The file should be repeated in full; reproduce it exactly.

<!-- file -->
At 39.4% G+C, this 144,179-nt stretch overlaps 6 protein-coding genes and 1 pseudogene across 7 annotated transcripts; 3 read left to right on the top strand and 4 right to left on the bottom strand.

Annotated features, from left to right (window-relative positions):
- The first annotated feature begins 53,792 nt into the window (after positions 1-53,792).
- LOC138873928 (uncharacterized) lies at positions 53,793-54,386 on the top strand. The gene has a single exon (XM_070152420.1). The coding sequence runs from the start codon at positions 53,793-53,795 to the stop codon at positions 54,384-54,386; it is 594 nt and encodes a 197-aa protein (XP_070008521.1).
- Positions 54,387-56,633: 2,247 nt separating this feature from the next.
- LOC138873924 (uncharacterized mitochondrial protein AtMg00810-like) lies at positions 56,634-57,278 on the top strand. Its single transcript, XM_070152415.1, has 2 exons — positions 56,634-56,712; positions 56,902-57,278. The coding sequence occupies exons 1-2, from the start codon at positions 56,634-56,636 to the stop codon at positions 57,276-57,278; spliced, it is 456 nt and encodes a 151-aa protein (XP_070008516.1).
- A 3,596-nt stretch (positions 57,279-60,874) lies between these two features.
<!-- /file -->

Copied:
At 39.4% G+C, this 144,179-nt stretch overlaps 6 protein-coding genes and 1 pseudogene across 7 annotated transcripts; 3 read left to right on the top strand and 4 right to left on the bottom strand.

Annotated features, from left to right (window-relative positions):
- The first annotated feature begins 53,792 nt into the window (after positions 1-53,792).
- LOC138873928 (uncharacterized) lies at positions 53,793-54,386 on the top strand. The gene has a single exon (XM_070152420.1). The coding sequence runs from the start codon at positions 53,793-53,795 to the stop codon at positions 54,384-54,386; it is 594 nt and encodes a 197-aa protein (XP_070008521.1).
- Positions 54,387-56,633: 2,247 nt separating this feature from the next.
- LOC138873924 (uncharacterized mitochondrial protein AtMg00810-like) lies at positions 56,634-57,278 on the top strand. Its single transcript, XM_070152415.1, has 2 exons — positions 56,634-56,712; positions 56,902-57,278. The coding sequence occupies exons 1-2, from the start codon at positions 56,634-56,636 to the stop codon at positions 57,276-57,278; spliced, it is 456 nt and encodes a 151-aa protein (XP_070008516.1).
- A 3,596-nt stretch (positions 57,279-60,874) lies between these two features.